Ship hit by Houthi rebels sinks in Red Sea

THIS undated photo released Sunday, March 3, 2024, by the US military’s Central Command shows the Belize-flagged vessel Rubymar sinking in the Red Sea. /
THIS undated photo released Sunday, March 3, 2024, by the US military’s Central Command shows the Belize-flagged vessel Rubymar sinking in the Red Sea. / AP

DUBAI, United Arab Emirates — A ship attacked by Yemen’s Houthi rebels has sunk in the Red Sea after days of taking on water, officials said Saturday, March 2, 2024, the first vessel to be fully destroyed as part of their campaign over Israel’s war against Hamas in the Gaza Strip.

The sinking of the Rubymar, which carried a cargo of fertilizer and previously leaked fuel, could cause ecological damage to the Red Sea and its coral reefs.

Persistent Houthi attacks have already disrupted traffic in the crucial waterway for cargo and energy shipments moving from Asia and the Middle East to Europe. Already, many ships have turned away from the route.

The sinking could see further detours and higher insurance rates put on vessels plying the waterway — potentially driving up global inflation and affecting aid shipments to the region.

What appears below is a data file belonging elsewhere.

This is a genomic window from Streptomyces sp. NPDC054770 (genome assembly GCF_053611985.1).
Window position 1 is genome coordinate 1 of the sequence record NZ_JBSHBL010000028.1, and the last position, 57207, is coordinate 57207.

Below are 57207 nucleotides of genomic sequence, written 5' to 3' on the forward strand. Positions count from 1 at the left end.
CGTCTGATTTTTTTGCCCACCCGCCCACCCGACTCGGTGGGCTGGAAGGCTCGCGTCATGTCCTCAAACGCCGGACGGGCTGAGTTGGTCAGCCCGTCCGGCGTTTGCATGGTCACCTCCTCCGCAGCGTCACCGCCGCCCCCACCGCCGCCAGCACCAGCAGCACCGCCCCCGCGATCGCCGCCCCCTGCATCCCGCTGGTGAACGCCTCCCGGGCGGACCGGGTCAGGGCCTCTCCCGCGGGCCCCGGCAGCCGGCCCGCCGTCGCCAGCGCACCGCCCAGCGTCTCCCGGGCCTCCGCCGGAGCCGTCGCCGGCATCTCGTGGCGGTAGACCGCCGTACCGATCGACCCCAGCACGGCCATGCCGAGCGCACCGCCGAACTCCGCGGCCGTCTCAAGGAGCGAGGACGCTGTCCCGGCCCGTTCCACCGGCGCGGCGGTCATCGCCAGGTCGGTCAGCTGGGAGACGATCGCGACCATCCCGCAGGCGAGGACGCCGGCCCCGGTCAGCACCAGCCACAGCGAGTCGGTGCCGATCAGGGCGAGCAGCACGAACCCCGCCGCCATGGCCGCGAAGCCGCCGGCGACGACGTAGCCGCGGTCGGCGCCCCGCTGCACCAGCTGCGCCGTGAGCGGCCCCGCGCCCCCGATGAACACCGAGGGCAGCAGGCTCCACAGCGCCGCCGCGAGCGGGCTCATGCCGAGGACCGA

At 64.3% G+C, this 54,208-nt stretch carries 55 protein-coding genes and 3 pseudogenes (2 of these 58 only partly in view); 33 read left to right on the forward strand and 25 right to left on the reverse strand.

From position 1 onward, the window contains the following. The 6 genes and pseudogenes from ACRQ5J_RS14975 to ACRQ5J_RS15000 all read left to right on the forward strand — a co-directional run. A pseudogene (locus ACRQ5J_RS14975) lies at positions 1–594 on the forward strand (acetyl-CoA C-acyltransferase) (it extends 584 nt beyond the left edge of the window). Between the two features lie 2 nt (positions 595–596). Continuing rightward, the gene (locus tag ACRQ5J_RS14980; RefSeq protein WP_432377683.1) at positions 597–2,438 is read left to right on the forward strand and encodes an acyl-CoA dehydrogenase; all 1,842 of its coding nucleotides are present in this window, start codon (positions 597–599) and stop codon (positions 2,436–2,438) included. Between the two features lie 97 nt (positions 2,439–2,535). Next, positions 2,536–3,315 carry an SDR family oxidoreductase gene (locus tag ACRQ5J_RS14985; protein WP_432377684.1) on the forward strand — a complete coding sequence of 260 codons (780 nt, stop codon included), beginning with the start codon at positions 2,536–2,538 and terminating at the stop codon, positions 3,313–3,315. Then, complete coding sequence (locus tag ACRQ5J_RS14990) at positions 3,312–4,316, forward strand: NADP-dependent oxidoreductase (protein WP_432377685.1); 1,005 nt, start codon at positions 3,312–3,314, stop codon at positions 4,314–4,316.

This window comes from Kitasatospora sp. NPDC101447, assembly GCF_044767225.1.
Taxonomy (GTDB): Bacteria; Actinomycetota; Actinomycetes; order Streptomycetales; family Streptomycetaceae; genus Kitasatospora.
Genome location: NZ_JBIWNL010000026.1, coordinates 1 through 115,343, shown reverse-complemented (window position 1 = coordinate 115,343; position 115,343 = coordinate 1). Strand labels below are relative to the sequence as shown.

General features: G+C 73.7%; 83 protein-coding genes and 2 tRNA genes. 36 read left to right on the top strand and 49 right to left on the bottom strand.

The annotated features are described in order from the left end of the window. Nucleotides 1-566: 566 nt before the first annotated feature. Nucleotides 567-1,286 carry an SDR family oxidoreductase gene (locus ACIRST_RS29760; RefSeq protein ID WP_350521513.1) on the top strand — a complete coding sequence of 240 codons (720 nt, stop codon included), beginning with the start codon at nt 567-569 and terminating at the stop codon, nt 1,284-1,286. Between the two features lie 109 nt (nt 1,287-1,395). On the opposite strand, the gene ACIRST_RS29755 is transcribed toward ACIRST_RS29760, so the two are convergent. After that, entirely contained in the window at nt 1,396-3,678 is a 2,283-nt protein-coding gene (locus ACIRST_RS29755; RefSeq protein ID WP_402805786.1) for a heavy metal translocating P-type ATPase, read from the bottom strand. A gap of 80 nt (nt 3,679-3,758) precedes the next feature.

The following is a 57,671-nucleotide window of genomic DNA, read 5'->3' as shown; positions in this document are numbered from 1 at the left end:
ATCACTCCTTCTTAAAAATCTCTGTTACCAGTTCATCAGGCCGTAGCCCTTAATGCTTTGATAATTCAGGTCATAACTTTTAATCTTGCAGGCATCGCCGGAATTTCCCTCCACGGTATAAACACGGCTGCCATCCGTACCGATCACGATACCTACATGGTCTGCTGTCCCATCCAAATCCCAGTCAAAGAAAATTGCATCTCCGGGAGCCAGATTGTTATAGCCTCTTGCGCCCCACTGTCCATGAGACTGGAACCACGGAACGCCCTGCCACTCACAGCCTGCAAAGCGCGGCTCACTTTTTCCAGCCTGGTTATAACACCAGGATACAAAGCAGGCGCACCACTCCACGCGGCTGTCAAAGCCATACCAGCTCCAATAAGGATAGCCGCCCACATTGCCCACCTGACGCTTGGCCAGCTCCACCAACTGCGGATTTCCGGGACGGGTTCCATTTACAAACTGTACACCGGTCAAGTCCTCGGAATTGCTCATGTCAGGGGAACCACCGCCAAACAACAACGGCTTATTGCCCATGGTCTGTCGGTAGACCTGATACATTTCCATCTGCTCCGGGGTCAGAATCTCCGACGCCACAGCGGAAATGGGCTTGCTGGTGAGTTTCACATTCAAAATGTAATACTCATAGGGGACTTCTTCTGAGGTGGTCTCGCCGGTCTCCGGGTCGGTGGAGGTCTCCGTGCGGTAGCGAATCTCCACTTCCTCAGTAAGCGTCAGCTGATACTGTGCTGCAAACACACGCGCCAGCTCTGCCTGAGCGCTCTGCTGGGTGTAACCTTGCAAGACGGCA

The Belize-flagged Rubymar had been drifting northward after being struck by a Houthi anti-ship ballistic missile on Feb. 18 in the Bab el-Mandeb Strait, a crucial waterway linking the Red Sea and the Gulf of Aden.

Yemen’s internationally recognized government, as well as a regional military official, confirmed the ship sank. The official spoke on condition of anonymity as no authorization was given to speak to journalists about the incident.

The British military’s United Kingdom Maritime Trade Operations center, which watches over Mideast waterways, separately acknowledged the Rubymar’s sinking Saturday afternoon.

The US military’s Central Command said early Sunday, March 3, the Rubymar sank at 2:15 a.m. local time Saturday. It released an image of the vessel on its side as it was sinking.

“The approximately 21,000 metric tons of ammonium phosphate sulfate fertilizer that the vessel was carrying presents an environmental risk in the Red Sea,” it said in a statement. “As the ship sinks it also presents a subsurface impact risk to other ships transiting the busy shipping lanes of the waterway.”

The Rubymar’s Beirut-based manager did not respond to a request for comment.

Yemen’s exiled government, which has been backed by a Saudi-led coalition since 2015, said the Rubymar sank as stormy weather took hold over the Red Sea. The vessel had been abandoned for 12 days after the attack, though plans had been made to try and tow the ship to a safe port.

The Iran-backed Houthis had falsely claimed the ship sank almost instantly after the initial attack. Late Saturday, a Houthi leader tried to blame British Prime Minister Rishi Sunak over the Rubymar. / AP

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